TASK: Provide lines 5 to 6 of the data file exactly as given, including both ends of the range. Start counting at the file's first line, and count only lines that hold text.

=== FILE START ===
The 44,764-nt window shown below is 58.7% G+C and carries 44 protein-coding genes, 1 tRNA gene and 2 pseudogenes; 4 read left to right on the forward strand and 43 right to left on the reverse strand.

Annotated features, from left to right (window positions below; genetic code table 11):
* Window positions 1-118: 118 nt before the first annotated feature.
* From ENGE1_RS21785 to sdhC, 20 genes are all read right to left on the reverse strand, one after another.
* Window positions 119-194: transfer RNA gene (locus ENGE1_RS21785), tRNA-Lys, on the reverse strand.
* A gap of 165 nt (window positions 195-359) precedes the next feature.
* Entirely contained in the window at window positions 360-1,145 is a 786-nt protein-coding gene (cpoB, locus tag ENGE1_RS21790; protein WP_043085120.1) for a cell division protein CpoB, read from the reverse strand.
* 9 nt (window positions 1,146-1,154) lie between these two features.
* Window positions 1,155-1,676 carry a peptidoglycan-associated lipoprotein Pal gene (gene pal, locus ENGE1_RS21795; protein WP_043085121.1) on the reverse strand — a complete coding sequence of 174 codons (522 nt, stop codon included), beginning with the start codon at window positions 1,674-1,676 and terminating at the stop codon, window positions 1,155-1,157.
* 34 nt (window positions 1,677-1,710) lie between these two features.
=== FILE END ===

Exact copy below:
* Window positions 119-194: transfer RNA gene (locus ENGE1_RS21785), tRNA-Lys, on the reverse strand.
* A gap of 165 nt (window positions 195-359) precedes the next feature.